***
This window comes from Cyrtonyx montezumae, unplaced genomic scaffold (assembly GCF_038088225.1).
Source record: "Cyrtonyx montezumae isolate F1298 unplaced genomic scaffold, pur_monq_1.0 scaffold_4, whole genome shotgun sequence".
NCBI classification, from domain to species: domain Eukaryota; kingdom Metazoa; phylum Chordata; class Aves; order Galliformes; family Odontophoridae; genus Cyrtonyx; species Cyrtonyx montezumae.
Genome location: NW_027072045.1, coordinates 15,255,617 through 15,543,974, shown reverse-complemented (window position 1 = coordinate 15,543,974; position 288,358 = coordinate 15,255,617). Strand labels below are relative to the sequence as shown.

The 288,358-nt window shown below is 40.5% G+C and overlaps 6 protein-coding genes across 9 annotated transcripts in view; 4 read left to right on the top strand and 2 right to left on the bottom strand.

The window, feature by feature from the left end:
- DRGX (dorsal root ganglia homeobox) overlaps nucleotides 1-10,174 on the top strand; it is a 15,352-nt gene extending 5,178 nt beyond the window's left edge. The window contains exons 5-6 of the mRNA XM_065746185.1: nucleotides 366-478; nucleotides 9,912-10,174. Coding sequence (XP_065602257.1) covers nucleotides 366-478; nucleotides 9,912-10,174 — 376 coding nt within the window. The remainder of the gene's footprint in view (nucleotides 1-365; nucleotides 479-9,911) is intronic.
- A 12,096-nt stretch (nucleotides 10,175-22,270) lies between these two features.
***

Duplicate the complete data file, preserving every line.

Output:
This window comes from Cyrtonyx montezumae, unplaced genomic scaffold (assembly GCF_038088225.1).
Source record: "Cyrtonyx montezumae isolate F1298 unplaced genomic scaffold, pur_monq_1.0 scaffold_4, whole genome shotgun sequence".
NCBI classification, from domain to species: domain Eukaryota; kingdom Metazoa; phylum Chordata; class Aves; order Galliformes; family Odontophoridae; genus Cyrtonyx; species Cyrtonyx montezumae.
Genome location: NW_027072045.1, coordinates 15,255,617 through 15,543,974, shown reverse-complemented (window position 1 = coordinate 15,543,974; position 288,358 = coordinate 15,255,617). Strand labels below are relative to the sequence as shown.

The 288,358-nt window shown below is 40.5% G+C and overlaps 6 protein-coding genes across 9 annotated transcripts in view; 4 read left to right on the top strand and 2 right to left on the bottom strand.

The window, feature by feature from the left end:
- DRGX (dorsal root ganglia homeobox) overlaps nucleotides 1-10,174 on the top strand; it is a 15,352-nt gene extending 5,178 nt beyond the window's left edge. The window contains exons 5-6 of the mRNA XM_065746185.1: nucleotides 366-478; nucleotides 9,912-10,174. Coding sequence (XP_065602257.1) covers nucleotides 366-478; nucleotides 9,912-10,174 — 376 coding nt within the window. The remainder of the gene's footprint in view (nucleotides 1-365; nucleotides 479-9,911) is intronic.
- A 12,096-nt stretch (nucleotides 10,175-22,270) lies between these two features.